How Chinese takeaway worker led police to Bitcoin worth £3bn in Britain's biggest ever cryptocurrency seizure

Within weeks of Yadi Zhang's arrival in London in September 2017, Jian Wen had left her job and room in a Chinese takeaway and moved into a £5m six-bedroom house near Hampstead Heath.

The women, who claimed to run an international jewellery business trading in diamonds and antiques in countries including Japan, Thailand and China, travelled the world and spent tens of thousands of pounds on designer clothes and shoes in Harrods.

In her newly affluent lifestyle, Wen bought a £25,000 E-Class Mercedes and sent her son to the £6,000-a-term Heathside preparatory school.

But alarm bells rang when she tried to buy some of London's most expensive properties, including a £23.5m seven-bedroom Hampstead mansion with a swimming pool and a nearby £12.5m home with a cinema and gym.

Wen, who had declared income of just £5,979 in the 2016/17 financial year, could not explain the source of the Bitcoin she would use to pay for the properties and police first raided the women's home on 31 October 2018.

But it would be another two-and-a-half years before investigators realised they had made the UK's biggest-ever cryptocurrency seizure when more than 61,000 Bitcoin were discovered in digital wallets.

The cryptocurrency was worth £1.4bn at the time but its value has now risen to more than £3bn, while 23,308 Bitcoin, now worth more than £1bn, linked to the investigation remains in circulation.

The £5bn investment fraud

The Bitcoin came from a £5bn investment scam carried out in China by Zhang, 45, who arrived in the UK on a false St Kitts and Nevis passport after conning nearly 130,000 Chinese investors in fraudulent wealth schemes between 2014 and 2017, a court heard.

Wen was not alleged to have been involved in the underlying fraud.

Zhang, who is also known as Zhimin Qian (which means money in Chinese) has fled the UK and her whereabouts are unknown.

Wen, 42, has been found guilty of one count of money laundering between October 2017 and January 2022 and the jury failed to reach verdicts on two similar counts following a trial at Southwark Crown Court.

Prosecutors are not seeking a retrial and Wen will be sentenced on 10 May.

She was acquitted of 10 other money laundering charges at a trial last year, which could not be reported over fears hackers could target the firm holding the seized cryptocurrency if the figures involved were made public.

As a Category A prisoner, Wen, a small woman wearing large round glasses, was led to the witness box in handcuffs, while two dock officers guarded the door as she gave evidence.

She told jurors she grew up in a working-class family in China, where she met her husband Marcus Barraclough before coming to the UK while heavily pregnant on a spousal visa in 2007.

Wen's lifestyle change

The relationship broke down following the birth of their son and she lived a modest lifestyle in Leeds, where she took a law diploma and completed a BA in economics before moving to London in the summer of 2017.

She had already opened cryptocurrency accounts, making meticulous notes in her Wallace and Gromit notebook, but said she had "no idea" she would soon be dealing with Bitcoin on such a "massive scale".

She applied for dozens of jobs while working in a Chinese takeaway in Abbey Wood, southeast London, where she lived in a room below the restaurant.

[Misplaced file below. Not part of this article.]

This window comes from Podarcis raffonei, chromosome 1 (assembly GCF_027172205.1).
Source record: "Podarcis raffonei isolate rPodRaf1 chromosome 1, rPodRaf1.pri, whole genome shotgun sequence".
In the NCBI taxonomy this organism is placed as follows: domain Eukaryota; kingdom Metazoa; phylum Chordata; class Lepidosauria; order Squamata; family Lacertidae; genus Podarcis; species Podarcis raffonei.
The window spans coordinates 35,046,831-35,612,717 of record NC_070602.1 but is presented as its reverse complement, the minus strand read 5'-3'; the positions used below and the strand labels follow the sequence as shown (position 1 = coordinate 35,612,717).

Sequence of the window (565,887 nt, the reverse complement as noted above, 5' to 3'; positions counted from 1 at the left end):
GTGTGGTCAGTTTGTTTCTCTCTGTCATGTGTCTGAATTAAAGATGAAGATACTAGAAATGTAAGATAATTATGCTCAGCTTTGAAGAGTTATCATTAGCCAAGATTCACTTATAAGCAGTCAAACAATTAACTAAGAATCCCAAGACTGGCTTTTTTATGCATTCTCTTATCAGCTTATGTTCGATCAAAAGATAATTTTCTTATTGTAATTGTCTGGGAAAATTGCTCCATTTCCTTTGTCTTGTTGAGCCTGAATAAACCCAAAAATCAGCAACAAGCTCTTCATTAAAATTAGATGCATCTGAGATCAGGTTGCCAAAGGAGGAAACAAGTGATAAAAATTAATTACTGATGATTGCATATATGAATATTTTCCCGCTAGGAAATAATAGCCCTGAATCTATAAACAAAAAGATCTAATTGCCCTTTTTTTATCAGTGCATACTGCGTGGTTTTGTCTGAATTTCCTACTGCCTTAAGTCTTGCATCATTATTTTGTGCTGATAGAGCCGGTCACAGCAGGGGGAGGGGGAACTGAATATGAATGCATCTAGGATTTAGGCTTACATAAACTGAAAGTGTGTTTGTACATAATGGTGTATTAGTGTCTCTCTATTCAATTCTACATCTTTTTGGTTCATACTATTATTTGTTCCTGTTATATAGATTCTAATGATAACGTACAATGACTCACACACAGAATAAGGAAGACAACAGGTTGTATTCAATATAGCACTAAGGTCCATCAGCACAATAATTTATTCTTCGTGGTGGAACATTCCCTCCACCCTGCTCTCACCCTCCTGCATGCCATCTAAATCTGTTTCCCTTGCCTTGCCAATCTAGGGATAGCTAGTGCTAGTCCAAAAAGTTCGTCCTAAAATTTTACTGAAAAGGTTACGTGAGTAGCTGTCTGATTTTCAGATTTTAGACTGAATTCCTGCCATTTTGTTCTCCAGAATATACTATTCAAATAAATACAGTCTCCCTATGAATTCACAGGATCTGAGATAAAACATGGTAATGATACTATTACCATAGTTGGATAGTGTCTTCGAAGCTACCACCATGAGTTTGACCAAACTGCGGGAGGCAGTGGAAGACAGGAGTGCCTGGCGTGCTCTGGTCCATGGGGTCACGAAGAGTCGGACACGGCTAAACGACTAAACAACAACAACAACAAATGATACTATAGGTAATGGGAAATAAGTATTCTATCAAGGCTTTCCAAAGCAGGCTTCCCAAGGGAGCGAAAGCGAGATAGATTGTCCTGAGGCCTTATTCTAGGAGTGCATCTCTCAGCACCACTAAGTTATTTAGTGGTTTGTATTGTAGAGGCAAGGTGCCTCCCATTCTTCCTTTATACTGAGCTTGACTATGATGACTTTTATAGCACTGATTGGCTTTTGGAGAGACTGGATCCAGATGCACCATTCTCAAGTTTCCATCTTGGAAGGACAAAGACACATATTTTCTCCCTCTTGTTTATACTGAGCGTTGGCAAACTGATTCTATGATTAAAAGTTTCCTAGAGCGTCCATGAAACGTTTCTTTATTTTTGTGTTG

Wen said she saw an advert on Chinese social media app WeChat for a "butler" and first met Zhang at the five-star Royal Garden Hotel in Kensington. She later described her role as "live-in PA for a high net worth individual" on her CV.

The women soon moved into a £17,000-a-month Hampstead home after paying a £40,000 deposit and six months' rent in advance.

Wen took trips to Thailand and Dubai and the women travelled extensively throughout Europe, with Zhang - who used aliases including Rose, Emma, and Hua Hua - avoiding countries with Chinese extradition agreements.

Hampstead mansions and a Tuscan villa

They sold Bitcoin and bought fine jewellery, with receipts found for £25,600 and £18,750 from Christopher Walser Vintage Diamonds, in Zurich, and two watches worth around £49,300 and £69,900 from Van Cleef & Arpels in Switzerland.

Over a three-month period at the end of 2017, more than £90,000 was spent in Harrods on designer women's clothes, jewellery and shoes using a rewards card in Wen's name, although she told jurors: "I was the one carrying the bags."

Wen bought two apartments in Dubai for more than £500,000 and looked into buying a £10m 18th century Tuscan villa with a sea view.

But efforts to buy multimillion-pound properties in London triggered anti-money laundering checks and none of the purchases went ahead because the source of the Bitcoin could not be explained.

Wen initially claimed the cryptocurrency had been mined, then said it was given to her as a "love present", drawing up a deed of gift stating she had been given 3,000 bitcoin, then worth £15m, by Zhang.

Prosecutors said Wen acted as a "front person" to help disguise the source of the stolen money, which had been used to buy cryptocurrency to remove the proceeds from China.

'I was duped'

Gillian Jones KC said when Zhang landed in London she needed to convert the Bitcoin back into cash or "property, jewellery or other high-value items".

Wen accepted she was involved in an arrangement dealing with some of the cryptocurrency but said she did not know or suspect it was from the proceeds of crime, claiming she was "duped" by the woman she called her boss.

"We were close... but looking back now, I was badly used," she said. "I have no idea where she is."

Police say they are still actively looking for Zhang.